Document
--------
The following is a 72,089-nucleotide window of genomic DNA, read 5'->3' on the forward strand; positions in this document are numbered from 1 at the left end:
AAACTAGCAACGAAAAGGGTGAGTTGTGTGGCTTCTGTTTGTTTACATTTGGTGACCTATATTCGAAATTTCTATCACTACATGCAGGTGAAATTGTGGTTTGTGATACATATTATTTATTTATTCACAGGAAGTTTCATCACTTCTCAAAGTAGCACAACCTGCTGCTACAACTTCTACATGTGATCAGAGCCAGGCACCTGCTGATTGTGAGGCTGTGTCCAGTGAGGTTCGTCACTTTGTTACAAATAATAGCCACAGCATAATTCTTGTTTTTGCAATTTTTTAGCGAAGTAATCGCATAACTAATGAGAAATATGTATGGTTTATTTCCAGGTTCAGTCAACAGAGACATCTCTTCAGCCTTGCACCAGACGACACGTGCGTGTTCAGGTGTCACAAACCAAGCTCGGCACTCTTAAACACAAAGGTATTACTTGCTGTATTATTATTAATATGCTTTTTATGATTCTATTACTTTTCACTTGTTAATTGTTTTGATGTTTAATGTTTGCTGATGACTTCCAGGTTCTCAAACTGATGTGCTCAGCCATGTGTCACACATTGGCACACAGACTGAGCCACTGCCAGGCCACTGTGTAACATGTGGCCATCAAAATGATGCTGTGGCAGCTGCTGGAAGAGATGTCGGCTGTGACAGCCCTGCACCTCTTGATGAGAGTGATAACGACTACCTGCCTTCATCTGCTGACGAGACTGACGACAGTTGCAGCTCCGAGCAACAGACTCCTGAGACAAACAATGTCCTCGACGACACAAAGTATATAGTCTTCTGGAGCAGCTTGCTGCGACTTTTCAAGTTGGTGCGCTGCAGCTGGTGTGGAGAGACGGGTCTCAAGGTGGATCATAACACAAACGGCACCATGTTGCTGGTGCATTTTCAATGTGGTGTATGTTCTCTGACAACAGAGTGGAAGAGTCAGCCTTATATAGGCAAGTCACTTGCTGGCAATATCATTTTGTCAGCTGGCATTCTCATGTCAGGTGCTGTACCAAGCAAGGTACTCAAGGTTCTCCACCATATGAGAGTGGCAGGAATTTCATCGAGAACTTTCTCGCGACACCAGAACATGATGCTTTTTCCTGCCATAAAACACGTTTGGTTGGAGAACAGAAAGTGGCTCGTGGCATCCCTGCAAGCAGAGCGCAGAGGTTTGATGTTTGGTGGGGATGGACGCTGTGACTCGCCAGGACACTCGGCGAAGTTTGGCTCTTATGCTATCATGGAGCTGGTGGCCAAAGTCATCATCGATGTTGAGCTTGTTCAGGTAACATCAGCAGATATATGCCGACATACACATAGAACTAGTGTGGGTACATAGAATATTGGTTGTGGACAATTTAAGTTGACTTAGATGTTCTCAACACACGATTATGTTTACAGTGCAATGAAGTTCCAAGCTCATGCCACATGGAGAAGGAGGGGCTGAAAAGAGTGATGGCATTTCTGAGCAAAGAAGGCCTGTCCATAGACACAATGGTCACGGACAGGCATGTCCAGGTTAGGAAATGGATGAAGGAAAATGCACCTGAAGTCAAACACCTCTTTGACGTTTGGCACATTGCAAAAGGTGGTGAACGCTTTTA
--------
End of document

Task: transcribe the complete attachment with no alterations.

The following is a 72,089-nucleotide window of genomic DNA, read 5'->3' on the forward strand; positions in this document are numbered from 1 at the left end:
AAACTAGCAACGAAAAGGGTGAGTTGTGTGGCTTCTGTTTGTTTACATTTGGTGACCTATATTCGAAATTTCTATCACTACATGCAGGTGAAATTGTGGTTTGTGATACATATTATTTATTTATTCACAGGAAGTTTCATCACTTCTCAAAGTAGCACAACCTGCTGCTACAACTTCTACATGTGATCAGAGCCAGGCACCTGCTGATTGTGAGGCTGTGTCCAGTGAGGTTCGTCACTTTGTTACAAATAATAGCCACAGCATAATTCTTGTTTTTGCAATTTTTTAGCGAAGTAATCGCATAACTAATGAGAAATATGTATGGTTTATTTCCAGGTTCAGTCAACAGAGACATCTCTTCAGCCTTGCACCAGACGACACGTGCGTGTTCAGGTGTCACAAACCAAGCTCGGCACTCTTAAACACAAAGGTATTACTTGCTGTATTATTATTAATATGCTTTTTATGATTCTATTACTTTTCACTTGTTAATTGTTTTGATGTTTAATGTTTGCTGATGACTTCCAGGTTCTCAAACTGATGTGCTCAGCCATGTGTCACACATTGGCACACAGACTGAGCCACTGCCAGGCCACTGTGTAACATGTGGCCATCAAAATGATGCTGTGGCAGCTGCTGGAAGAGATGTCGGCTGTGACAGCCCTGCACCTCTTGATGAGAGTGATAACGACTACCTGCCTTCATCTGCTGACGAGACTGACGACAGTTGCAGCTCCGAGCAACAGACTCCTGAGACAAACAATGTCCTCGACGACACAAAGTATATAGTCTTCTGGAGCAGCTTGCTGCGACTTTTCAAGTTGGTGCGCTGCAGCTGGTGTGGAGAGACGGGTCTCAAGGTGGATCATAACACAAACGGCACCATGTTGCTGGTGCATTTTCAATGTGGTGTATGTTCTCTGACAACAGAGTGGAAGAGTCAGCCTTATATAGGCAAGTCACTTGCTGGCAATATCATTTTGTCAGCTGGCATTCTCATGTCAGGTGCTGTACCAAGCAAGGTACTCAAGGTTCTCCACCATATGAGAGTGGCAGGAATTTCATCGAGAACTTTCTCGCGACACCAGAACATGATGCTTTTTCCTGCCATAAAACACGTTTGGTTGGAGAACAGAAAGTGGCTCGTGGCATCCCTGCAAGCAGAGCGCAGAGGTTTGATGTTTGGTGGGGATGGACGCTGTGACTCGCCAGGACACTCGGCGAAGTTTGGCTCTTATGCTATCATGGAGCTGGTGGCCAAAGTCATCATCGATGTTGAGCTTGTTCAGGTAACATCAGCAGATATATGCCGACATACACATAGAACTAGTGTGGGTACATAGAATATTGGTTGTGGACAATTTAAGTTGACTTAGATGTTCTCAACACACGATTATGTTTACAGTGCAATGAAGTTCCAAGCTCATGCCACATGGAGAAGGAGGGGCTGAAAAGAGTGATGGCATTTCTGAGCAAAGAAGGCCTGTCCATAGACACAATGGTCACGGACAGGCATGTCCAGGTTAGGAAATGGATGAAGGAAAATGCACCTGAAGTCAAACACCTCTTTGACGTTTGGCACATTGCAAAAGGTGGTGAACGCTTTTA